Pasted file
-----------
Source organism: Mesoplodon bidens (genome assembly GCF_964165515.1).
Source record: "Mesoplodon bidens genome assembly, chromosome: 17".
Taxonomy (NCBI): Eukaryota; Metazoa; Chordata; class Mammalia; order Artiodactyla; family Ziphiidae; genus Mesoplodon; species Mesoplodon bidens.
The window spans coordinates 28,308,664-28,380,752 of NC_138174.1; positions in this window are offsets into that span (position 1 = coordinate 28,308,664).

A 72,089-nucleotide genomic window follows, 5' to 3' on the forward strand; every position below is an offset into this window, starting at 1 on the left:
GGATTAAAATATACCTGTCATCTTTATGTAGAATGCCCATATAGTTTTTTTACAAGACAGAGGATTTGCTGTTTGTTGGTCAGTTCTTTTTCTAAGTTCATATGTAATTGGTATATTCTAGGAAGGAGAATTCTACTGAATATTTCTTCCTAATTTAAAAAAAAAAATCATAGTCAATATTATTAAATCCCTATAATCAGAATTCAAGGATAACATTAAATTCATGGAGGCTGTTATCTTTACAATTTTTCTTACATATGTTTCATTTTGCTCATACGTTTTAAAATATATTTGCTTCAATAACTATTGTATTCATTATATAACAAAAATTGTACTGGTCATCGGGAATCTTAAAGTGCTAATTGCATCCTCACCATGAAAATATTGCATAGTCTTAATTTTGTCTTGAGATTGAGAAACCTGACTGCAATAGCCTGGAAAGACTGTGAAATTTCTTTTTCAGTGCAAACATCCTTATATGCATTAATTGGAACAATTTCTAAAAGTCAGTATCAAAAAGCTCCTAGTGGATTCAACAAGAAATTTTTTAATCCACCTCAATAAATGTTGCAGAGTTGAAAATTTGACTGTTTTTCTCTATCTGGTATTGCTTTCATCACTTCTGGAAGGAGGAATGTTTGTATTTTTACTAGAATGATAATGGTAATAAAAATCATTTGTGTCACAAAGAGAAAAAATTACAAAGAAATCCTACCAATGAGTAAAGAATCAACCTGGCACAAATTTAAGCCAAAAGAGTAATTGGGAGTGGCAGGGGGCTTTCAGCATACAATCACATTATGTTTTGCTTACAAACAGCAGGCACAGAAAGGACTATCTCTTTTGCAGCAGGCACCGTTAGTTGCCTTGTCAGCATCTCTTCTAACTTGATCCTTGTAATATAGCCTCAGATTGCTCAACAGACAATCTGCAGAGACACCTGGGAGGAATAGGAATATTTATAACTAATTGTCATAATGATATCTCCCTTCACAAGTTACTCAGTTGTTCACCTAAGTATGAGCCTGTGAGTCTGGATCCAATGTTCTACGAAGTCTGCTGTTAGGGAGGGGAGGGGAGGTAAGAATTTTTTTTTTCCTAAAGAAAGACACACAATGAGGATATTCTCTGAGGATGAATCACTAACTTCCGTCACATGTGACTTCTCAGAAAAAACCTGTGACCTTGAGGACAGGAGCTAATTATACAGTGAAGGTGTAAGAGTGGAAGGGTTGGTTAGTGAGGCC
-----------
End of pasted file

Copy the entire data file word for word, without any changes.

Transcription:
Source organism: Mesoplodon bidens (genome assembly GCF_964165515.1).
Source record: "Mesoplodon bidens genome assembly, chromosome: 17".
Taxonomy (NCBI): Eukaryota; Metazoa; Chordata; class Mammalia; order Artiodactyla; family Ziphiidae; genus Mesoplodon; species Mesoplodon bidens.
The window spans coordinates 28,308,664-28,380,752 of NC_138174.1; positions in this window are offsets into that span (position 1 = coordinate 28,308,664).

A 72,089-nucleotide genomic window follows, 5' to 3' on the forward strand; every position below is an offset into this window, starting at 1 on the left:
GGATTAAAATATACCTGTCATCTTTATGTAGAATGCCCATATAGTTTTTTTACAAGACAGAGGATTTGCTGTTTGTTGGTCAGTTCTTTTTCTAAGTTCATATGTAATTGGTATATTCTAGGAAGGAGAATTCTACTGAATATTTCTTCCTAATTTAAAAAAAAAAATCATAGTCAATATTATTAAATCCCTATAATCAGAATTCAAGGATAACATTAAATTCATGGAGGCTGTTATCTTTACAATTTTTCTTACATATGTTTCATTTTGCTCATACGTTTTAAAATATATTTGCTTCAATAACTATTGTATTCATTATATAACAAAAATTGTACTGGTCATCGGGAATCTTAAAGTGCTAATTGCATCCTCACCATGAAAATATTGCATAGTCTTAATTTTGTCTTGAGATTGAGAAACCTGACTGCAATAGCCTGGAAAGACTGTGAAATTTCTTTTTCAGTGCAAACATCCTTATATGCATTAATTGGAACAATTTCTAAAAGTCAGTATCAAAAAGCTCCTAGTGGATTCAACAAGAAATTTTTTAATCCACCTCAATAAATGTTGCAGAGTTGAAAATTTGACTGTTTTTCTCTATCTGGTATTGCTTTCATCACTTCTGGAAGGAGGAATGTTTGTATTTTTACTAGAATGATAATGGTAATAAAAATCATTTGTGTCACAAAGAGAAAAAATTACAAAGAAATCCTACCAATGAGTAAAGAATCAACCTGGCACAAATTTAAGCCAAAAGAGTAATTGGGAGTGGCAGGGGGCTTTCAGCATACAATCACATTATGTTTTGCTTACAAACAGCAGGCACAGAAAGGACTATCTCTTTTGCAGCAGGCACCGTTAGTTGCCTTGTCAGCATCTCTTCTAACTTGATCCTTGTAATATAGCCTCAGATTGCTCAACAGACAATCTGCAGAGACACCTGGGAGGAATAGGAATATTTATAACTAATTGTCATAATGATATCTCCCTTCACAAGTTACTCAGTTGTTCACCTAAGTATGAGCCTGTGAGTCTGGATCCAATGTTCTACGAAGTCTGCTGTTAGGGAGGGGAGGGGAGGTAAGAATTTTTTTTTTCCTAAAGAAAGACACACAATGAGGATATTCTCTGAGGATGAATCACTAACTTCCGTCACATGTGACTTCTCAGAAAAAACCTGTGACCTTGAGGACAGGAGCTAATTATACAGTGAAGGTGTAAGAGTGGAAGGGTTGGTTAGTGAGGCC